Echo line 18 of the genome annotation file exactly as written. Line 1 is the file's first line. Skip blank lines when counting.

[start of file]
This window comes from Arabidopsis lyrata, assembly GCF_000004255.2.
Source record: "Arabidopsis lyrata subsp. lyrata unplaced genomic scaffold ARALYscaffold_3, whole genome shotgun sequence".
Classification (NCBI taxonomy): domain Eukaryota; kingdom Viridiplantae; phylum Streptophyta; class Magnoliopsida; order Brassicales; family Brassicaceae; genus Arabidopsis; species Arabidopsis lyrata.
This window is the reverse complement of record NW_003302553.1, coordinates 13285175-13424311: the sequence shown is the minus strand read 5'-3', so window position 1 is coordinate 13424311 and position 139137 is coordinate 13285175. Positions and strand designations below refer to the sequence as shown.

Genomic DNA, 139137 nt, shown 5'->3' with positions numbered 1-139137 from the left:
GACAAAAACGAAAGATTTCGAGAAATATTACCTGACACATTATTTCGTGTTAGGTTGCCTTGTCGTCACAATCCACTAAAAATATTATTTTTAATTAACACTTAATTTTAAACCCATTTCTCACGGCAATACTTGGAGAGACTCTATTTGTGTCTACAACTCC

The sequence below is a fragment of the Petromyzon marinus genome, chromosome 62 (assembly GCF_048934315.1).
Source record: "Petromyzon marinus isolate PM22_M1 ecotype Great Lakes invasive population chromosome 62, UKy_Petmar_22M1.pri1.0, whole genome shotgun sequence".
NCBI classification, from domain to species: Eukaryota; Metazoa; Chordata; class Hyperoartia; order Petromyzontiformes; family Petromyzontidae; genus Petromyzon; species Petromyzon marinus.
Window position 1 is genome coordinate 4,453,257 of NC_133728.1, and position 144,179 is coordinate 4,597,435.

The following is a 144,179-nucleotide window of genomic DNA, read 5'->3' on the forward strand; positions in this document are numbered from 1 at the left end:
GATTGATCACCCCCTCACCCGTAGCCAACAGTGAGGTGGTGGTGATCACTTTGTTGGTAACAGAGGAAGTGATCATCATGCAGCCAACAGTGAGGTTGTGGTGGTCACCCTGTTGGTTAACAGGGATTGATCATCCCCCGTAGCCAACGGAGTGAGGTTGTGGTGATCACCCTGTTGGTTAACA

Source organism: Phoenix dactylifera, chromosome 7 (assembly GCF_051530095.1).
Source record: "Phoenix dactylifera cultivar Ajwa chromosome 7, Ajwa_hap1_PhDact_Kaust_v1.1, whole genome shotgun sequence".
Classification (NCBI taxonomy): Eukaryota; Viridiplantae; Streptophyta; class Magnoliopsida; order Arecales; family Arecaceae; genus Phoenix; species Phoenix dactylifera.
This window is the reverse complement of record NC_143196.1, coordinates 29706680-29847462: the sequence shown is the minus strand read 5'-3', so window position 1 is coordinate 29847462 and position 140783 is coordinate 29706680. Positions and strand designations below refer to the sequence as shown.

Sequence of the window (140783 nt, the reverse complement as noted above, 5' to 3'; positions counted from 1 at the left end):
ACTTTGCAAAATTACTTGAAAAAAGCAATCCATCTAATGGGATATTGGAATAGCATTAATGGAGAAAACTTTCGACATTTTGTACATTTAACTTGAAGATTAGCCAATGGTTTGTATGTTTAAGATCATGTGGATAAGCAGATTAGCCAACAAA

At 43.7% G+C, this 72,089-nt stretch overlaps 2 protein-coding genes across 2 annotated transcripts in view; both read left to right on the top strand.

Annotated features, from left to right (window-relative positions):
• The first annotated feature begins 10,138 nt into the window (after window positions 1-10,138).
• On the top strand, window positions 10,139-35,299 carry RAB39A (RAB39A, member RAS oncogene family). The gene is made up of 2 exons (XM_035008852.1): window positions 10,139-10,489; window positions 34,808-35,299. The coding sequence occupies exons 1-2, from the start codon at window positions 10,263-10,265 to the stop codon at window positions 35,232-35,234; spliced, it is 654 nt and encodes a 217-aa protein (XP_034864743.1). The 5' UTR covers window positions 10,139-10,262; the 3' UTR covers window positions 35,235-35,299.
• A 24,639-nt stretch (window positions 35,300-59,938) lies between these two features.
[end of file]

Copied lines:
ACTTTGCAAAATTACTTGAAAAAAGCAATCCATCTAATGGGATATTGGAATAGCATTAATGGAGAAAACTTTCGACATTTTGTACATTTAACTTGAAGATTAGCCAATGGTTTGTATGTTTAAGATCATGTGGATAAGCAGATTAGCCAACAAA